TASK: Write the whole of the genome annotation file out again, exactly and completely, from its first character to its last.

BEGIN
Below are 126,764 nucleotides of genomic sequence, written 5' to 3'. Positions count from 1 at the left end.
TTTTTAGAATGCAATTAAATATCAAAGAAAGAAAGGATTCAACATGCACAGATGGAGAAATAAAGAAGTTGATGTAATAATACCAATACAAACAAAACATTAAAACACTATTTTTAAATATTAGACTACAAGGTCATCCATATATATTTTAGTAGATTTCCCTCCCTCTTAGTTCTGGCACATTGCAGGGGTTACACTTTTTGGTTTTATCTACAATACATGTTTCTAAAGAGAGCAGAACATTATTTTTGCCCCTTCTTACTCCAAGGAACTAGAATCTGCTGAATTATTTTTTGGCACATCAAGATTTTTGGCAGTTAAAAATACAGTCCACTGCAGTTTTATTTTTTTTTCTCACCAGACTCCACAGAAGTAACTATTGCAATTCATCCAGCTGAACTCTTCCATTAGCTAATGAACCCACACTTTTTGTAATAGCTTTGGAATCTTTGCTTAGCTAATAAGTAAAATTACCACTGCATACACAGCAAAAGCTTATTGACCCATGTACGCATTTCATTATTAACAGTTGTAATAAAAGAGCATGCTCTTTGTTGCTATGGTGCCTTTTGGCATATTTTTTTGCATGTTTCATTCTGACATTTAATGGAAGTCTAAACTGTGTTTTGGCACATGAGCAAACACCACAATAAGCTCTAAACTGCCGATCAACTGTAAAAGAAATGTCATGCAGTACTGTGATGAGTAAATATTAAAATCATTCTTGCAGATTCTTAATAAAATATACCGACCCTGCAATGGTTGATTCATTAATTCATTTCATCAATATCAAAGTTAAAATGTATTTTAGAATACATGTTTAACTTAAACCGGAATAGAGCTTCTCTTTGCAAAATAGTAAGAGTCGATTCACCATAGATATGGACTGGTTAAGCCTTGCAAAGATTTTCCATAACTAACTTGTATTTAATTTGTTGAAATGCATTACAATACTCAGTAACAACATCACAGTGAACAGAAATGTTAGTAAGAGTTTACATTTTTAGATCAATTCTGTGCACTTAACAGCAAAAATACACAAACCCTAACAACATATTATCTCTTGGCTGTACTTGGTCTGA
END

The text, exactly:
Below are 126,764 nucleotides of genomic sequence, written 5' to 3'. Positions count from 1 at the left end.
TTTTTAGAATGCAATTAAATATCAAAGAAAGAAAGGATTCAACATGCACAGATGGAGAAATAAAGAAGTTGATGTAATAATACCAATACAAACAAAACATTAAAACACTATTTTTAAATATTAGACTACAAGGTCATCCATATATATTTTAGTAGATTTCCCTCCCTCTTAGTTCTGGCACATTGCAGGGGTTACACTTTTTGGTTTTATCTACAATACATGTTTCTAAAGAGAGCAGAACATTATTTTTGCCCCTTCTTACTCCAAGGAACTAGAATCTGCTGAATTATTTTTTGGCACATCAAGATTTTTGGCAGTTAAAAATACAGTCCACTGCAGTTTTATTTTTTTTTCTCACCAGACTCCACAGAAGTAACTATTGCAATTCATCCAGCTGAACTCTTCCATTAGCTAATGAACCCACACTTTTTGTAATAGCTTTGGAATCTTTGCTTAGCTAATAAGTAAAATTACCACTGCATACACAGCAAAAGCTTATTGACCCATGTACGCATTTCATTATTAACAGTTGTAATAAAAGAGCATGCTCTTTGTTGCTATGGTGCCTTTTGGCATATTTTTTTGCATGTTTCATTCTGACATTTAATGGAAGTCTAAACTGTGTTTTGGCACATGAGCAAACACCACAATAAGCTCTAAACTGCCGATCAACTGTAAAAGAAATGTCATGCAGTACTGTGATGAGTAAATATTAAAATCATTCTTGCAGATTCTTAATAAAATATACCGACCCTGCAATGGTTGATTCATTAATTCATTTCATCAATATCAAAGTTAAAATGTATTTTAGAATACATGTTTAACTTAAACCGGAATAGAGCTTCTCTTTGCAAAATAGTAAGAGTCGATTCACCATAGATATGGACTGGTTAAGCCTTGCAAAGATTTTCCATAACTAACTTGTATTTAATTTGTTGAAATGCATTACAATACTCAGTAACAACATCACAGTGAACAGAAATGTTAGTAAGAGTTTACATTTTTAGATCAATTCTGTGCACTTAACAGCAAAAATACACAAACCCTAACAACATATTATCTCTTGGCTGTACTTGGTCTGA